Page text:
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AUTHOR: Frank Beddor
MSRP: N/A for America
For many writers, there’s an undeniable lure in remaking an existing property.
The conceit of The Looking Glass Wars is uncomplicated: Alice Liddell, to whom the original
It’s an engaging premise which is never adequately realized in the narrative. Creating an unnecessary distance between reader and narrative are Beddor’s weak characterizations. His characters read as if he had rolled them up for a D&D campaign the night before he started drafting, each identifiable by a single distinguishing characteristic. Alyss is a selfish brat, from beginning to end; her primary foe, Queen Redd, is meant to be violently psychotic, but exists in a dramatic vacuum in which her craziness comes off as humorous. In the original
Much has been made, in other reviews of the book, of Beddor’s knack and penchant for gory violence. Maybe it’s just because we’re CHUD here, but there’s really nothing all that brutal or shocking for an audience who is familiar with, and who delights in, the films of, say, Takashi Miike. The violence seems gratuitous, not having any true characters to anchor it, and merely exists to distance the book from its children-oriented inspiration.
Beddor’s prose style will be familiar to those who read Dan Brown’s The Da Vinci Code; for those blessed few uninitiated, what that means is that each chapter is somewhere in the vicinity of four or five pages, dispensing plot points one at a time. The plot progresses like a horse marching over caltrops, jerking wildly every time its foot encounters the next point.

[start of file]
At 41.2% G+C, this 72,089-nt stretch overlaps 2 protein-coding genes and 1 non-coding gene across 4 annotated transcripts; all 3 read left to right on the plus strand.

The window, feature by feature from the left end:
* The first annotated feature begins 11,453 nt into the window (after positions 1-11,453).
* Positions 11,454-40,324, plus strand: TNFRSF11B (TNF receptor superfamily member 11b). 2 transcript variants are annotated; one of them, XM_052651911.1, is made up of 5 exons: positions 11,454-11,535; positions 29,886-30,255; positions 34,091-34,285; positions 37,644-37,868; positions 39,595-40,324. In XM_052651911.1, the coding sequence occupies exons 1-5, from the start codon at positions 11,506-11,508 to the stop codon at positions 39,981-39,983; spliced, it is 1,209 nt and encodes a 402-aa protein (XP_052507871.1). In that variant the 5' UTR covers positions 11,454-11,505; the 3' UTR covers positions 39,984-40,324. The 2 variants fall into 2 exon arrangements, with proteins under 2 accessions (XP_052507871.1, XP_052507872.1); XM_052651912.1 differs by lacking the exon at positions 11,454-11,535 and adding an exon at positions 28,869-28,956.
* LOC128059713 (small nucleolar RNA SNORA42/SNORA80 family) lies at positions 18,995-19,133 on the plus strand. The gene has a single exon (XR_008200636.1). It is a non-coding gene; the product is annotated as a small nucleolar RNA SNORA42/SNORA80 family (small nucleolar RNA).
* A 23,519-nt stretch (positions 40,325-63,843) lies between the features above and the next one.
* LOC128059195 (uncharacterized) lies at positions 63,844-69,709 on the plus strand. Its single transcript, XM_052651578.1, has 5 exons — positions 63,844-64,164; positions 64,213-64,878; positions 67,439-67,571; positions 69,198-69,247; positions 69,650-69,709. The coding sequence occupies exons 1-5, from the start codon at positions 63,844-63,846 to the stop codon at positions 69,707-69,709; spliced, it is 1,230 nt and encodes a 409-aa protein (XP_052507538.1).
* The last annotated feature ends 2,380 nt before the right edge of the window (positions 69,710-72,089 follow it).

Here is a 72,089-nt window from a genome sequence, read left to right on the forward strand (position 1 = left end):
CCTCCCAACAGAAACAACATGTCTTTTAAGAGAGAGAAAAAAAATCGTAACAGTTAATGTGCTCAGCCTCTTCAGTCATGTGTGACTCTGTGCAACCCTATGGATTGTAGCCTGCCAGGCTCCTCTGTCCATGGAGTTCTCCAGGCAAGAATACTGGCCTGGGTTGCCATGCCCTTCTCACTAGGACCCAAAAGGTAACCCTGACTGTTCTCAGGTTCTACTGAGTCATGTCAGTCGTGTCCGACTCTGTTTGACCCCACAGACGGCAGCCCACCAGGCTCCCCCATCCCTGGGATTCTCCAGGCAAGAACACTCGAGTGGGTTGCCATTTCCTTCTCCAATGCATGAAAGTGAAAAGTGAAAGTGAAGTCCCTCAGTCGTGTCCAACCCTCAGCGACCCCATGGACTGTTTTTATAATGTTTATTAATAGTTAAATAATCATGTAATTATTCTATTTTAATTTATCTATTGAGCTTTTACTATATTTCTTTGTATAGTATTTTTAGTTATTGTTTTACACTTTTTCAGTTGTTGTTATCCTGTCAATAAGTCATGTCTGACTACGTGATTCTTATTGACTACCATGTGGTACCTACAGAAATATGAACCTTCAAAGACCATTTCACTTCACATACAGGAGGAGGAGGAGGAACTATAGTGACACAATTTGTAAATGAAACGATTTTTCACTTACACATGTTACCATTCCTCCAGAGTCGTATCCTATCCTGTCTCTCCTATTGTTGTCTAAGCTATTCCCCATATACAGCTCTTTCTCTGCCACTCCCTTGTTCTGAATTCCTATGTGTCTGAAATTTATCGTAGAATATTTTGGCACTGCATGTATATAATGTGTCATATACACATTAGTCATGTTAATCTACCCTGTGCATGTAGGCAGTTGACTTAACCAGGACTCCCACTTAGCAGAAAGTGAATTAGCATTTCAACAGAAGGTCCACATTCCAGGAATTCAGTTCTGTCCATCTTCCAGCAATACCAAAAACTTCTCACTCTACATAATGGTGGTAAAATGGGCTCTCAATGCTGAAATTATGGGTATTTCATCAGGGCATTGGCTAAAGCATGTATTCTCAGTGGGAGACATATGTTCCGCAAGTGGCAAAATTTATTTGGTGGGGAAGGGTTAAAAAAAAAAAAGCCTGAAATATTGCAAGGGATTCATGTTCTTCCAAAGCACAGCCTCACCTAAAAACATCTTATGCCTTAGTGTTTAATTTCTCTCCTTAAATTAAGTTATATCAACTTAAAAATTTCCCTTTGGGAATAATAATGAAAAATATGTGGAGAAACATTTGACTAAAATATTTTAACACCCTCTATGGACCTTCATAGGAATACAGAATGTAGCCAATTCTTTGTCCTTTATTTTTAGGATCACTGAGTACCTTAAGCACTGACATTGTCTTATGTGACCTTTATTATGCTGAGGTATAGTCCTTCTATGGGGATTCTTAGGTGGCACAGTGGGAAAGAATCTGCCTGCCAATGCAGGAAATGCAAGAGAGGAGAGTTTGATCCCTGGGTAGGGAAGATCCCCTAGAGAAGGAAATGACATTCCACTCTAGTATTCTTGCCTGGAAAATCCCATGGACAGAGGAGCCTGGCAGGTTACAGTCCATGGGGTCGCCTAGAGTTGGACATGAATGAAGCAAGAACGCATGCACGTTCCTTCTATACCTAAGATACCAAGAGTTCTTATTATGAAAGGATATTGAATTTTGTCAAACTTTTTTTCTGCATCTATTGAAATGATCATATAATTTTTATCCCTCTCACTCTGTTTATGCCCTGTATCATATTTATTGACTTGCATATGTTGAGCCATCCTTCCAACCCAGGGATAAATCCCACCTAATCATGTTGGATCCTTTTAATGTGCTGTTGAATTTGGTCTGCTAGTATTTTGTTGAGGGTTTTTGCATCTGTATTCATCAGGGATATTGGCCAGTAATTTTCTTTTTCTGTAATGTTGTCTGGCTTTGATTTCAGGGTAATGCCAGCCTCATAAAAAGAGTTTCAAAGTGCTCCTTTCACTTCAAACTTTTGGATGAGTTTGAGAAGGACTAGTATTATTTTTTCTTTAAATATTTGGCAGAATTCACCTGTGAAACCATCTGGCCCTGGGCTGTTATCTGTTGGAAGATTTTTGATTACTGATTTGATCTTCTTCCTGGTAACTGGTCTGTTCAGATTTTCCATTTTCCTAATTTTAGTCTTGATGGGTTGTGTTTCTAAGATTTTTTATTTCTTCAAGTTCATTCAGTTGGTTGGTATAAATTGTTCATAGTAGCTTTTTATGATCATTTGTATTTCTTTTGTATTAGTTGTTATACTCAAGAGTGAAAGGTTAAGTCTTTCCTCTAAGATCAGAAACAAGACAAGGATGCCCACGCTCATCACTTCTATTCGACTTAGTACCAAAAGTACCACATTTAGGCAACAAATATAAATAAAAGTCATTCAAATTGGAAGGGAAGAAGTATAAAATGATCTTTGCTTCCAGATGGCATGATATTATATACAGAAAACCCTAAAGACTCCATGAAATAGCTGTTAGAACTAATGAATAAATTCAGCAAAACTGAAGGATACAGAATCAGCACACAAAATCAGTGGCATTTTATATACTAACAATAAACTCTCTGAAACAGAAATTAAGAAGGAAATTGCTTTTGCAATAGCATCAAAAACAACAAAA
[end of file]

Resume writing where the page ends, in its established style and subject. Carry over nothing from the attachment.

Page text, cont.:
What this means is that the book will just flow through your hands; it’s got a nice heft, and a good page count, but the chapters fly right by. It shouldn’t take a reader more than a couple of evenings to get through, and, to be fair, part of that is because there’s a terrific momentum to the plot. That metaphorical horse just wants to charge past the obstacles. The story itself will appeal to those fans of the video game American McGee’s Alice; both are reinventions of the familiar story with similar sensibilities, but neither crosses exact conceptual borders with the other.
The central failure of The Looking Glass Wars is that there is nothing in this Wonderland, aside from vaguely familiar names, that suggests it is in fact Carroll’s Wonderland perverted, or vice-versa. Entering into the fiction for just a moment, I have to note that Beddor’s Wonderland is not nearly so engaging a place to spend time than Carroll’s sanitization of Alyss’ story. The result is an unavoidable aura of simple exploitation that surrounds the book. This is a book about action; action that could have well taken place in a world completely of Beddor’s imagining.
Bottom line: This book is a breeze to get through, and about as memorable.
Judging the Book by its Cover
For the trade paperback edition I received, the publisher seems to be trying to distance the book from its heritage, as the only symbol that reminds a reader of Carroll’s novel is that of the giant mushrooms. A more appropriate visual cue would have been the suits of cards (which are featured on the hardcover release), as much more is made of the card factions in The Looking Glass Wars than in the
But, hey, the ‘shrooms are plenty ethereal and freaky.
6 out of 10